Pituitary Gland Diseases
Acromegaly is a rare condition that occurs when an excessive amount of growth hormone is produced by the pituitary gland. In almost all cases, acromegaly is caused by a noncancerous tumor, typically affecting the pituitary gland. This condition requires medical attention to relieve symptoms and prevent life-threatening complications.
Patients with acromegaly often experience sudden growth in the size of their hands and feet. Additional symptoms of acromegaly may include excessive sweating, skin tags, fatigue, muscle weakness, headaches, back pain, vision problems, and menstrual irregularities in women. Patients experiencing the aforementioned symptoms should contact their doctor to receive the care they need.
Cushing’s disease is a disorder involving the excessive production of adrenocorticotropic hormone (ACTH) by the pituitary gland. It typically occurs when a tumor forms on the pituitary gland. ACTH is responsible for maintaining the body’s levels of cortisol, a hormone normally released due to stress. Symptoms of Cushing’s disease include obesity of the upper body except the arms, pronouncedly round face, acne, quick bruising, bone pain and muscle weakness.
To diagnose Cushing’s disease, your doctor will perform blood and urine tests to measure your cortisol levels. The recommended treatment is often surgery to remove the mass from the pituitary gland. If this is unsuccessful, medication may be necessary to reduce the production of cortisol. In the most severe cases, surgery to remove the adrenal glands may be considered.
Diabetes insipidus is a rare disease that is characterized by severe thirst and extremely frequent urination. This condition is unrelated to diabetes mellitus, the common form of diabetes that involves insulin deficiency, although the two conditions share many of the same signs and symptoms. In addition to the increased thirst and urination, younger patients with diabetes insipidus may also experience fever, vomiting, dry skin and delayed growth.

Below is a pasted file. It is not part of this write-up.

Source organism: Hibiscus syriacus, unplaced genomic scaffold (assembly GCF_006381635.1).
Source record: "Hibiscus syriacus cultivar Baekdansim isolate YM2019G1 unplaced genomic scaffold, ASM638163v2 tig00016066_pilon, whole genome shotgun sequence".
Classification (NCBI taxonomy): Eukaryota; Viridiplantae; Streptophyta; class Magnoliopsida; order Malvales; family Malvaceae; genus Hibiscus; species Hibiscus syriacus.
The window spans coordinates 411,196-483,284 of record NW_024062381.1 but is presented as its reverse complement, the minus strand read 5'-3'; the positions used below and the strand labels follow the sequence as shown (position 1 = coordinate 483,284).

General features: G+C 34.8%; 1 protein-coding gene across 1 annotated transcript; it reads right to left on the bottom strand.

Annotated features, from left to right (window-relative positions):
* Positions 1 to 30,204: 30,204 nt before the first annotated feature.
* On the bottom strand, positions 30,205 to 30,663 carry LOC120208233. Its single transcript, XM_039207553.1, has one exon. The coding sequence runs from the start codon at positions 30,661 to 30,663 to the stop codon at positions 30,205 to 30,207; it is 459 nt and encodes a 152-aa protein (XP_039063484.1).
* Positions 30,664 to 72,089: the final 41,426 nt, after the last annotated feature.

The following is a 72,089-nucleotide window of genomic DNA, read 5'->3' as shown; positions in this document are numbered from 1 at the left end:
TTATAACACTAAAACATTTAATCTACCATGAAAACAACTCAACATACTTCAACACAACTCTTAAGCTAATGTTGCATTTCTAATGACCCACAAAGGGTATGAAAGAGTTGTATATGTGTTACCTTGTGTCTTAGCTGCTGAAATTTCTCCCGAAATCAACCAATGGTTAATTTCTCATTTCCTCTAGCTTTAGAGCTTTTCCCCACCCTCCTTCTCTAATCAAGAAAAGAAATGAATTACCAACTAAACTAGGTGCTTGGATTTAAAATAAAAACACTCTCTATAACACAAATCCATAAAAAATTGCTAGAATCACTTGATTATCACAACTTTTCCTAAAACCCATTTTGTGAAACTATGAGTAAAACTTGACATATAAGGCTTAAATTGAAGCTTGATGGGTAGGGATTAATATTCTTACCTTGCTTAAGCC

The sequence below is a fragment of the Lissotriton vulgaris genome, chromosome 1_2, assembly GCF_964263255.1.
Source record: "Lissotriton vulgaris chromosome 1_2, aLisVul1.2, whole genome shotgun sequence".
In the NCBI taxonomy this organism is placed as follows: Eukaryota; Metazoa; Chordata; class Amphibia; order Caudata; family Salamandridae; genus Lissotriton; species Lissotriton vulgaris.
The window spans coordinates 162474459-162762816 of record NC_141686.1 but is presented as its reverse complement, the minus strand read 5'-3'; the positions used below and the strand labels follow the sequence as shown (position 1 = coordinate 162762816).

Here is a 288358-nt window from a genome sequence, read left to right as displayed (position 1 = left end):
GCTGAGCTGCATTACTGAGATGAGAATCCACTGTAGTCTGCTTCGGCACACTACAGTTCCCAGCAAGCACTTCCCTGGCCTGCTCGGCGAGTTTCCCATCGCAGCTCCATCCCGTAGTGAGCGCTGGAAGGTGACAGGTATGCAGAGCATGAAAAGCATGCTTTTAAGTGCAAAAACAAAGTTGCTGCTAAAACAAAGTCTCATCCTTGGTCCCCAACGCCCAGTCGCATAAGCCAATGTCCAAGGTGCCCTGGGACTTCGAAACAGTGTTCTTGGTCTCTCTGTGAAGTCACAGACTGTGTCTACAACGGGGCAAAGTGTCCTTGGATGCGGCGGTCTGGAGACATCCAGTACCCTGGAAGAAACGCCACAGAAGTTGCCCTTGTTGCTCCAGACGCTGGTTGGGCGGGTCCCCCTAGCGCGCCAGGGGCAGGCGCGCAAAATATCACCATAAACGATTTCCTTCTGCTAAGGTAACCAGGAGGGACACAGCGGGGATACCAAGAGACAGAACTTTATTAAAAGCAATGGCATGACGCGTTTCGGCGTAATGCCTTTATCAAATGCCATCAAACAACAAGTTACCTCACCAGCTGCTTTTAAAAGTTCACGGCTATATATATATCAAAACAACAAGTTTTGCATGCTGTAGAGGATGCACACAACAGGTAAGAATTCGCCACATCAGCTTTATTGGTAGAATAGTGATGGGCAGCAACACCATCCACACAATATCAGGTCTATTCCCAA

Hyperprolactinemia is a condition involving an excess of the hormone prolactin in the blood. Prolactin is secreted by the pituitary gland and it is normally found in very small quantities in men and women. It is responsible for breast development in girls and milk production after childbirth, so levels typically only rise during pregnancy.
Hyperprolactinemia may initiate interruptions in the menstrual cycle, stimulate the production of breast milk in women and men, diminish the libido and cause impotence and infertility. Hyperprolactinemia can result from pituitary tumors, hypothyroidism, consumption of certain foods, medications, irritation of the chest and a number of other causes. This condition is diagnosed through blood tests. In most cases, hyperprolactinemia is treated with medication to moderate prolactin levels.
Hypopituitarism is a disorder involving the pituitary gland in which it does not produce an adequate supply of one or more hormones. The pituitary gland links brain activity with hormone production to help maintain the function of organs throughout the body. Considered the master gland of hormone production, the pituitary regulates all other glands.
The pituitary gland is responsible for numerous hormones, so the effects of hypopituitarism are different depending on which hormone is lacking. Hypopituitarism is diagnosed through blood tests measuring various hormone levels and MRI or CT scan imaging of the pituitary gland. Treatment generally includes hormone therapy to replenish the missing hormones. When hypopituitarism is the result of a tumor, surgery may be necessary to remove the growth.
A pituitary adenoma is a tumor that develops on the pituitary gland, located within the skull. Since the pituitary gland regulates all other glands within the body, an adenoma may affect hormone production. Pituitary adenomas are noncancerous, but usually require treatment to ensure proper pituitary gland function.
Some common symptoms of pituitary adenoma include headache, vision loss, seizures, nausea, low blood pressure, weakness and changes in weight. These may vary based on the hormones affected.
Surgery is the main form of treatment for pituitary adenoma and involves removing the entire tumor either through the nose or the top of the skull, depending on its size and location. Regular monitoring may be all that is needed for adenomas that are not growing or causing any symptoms.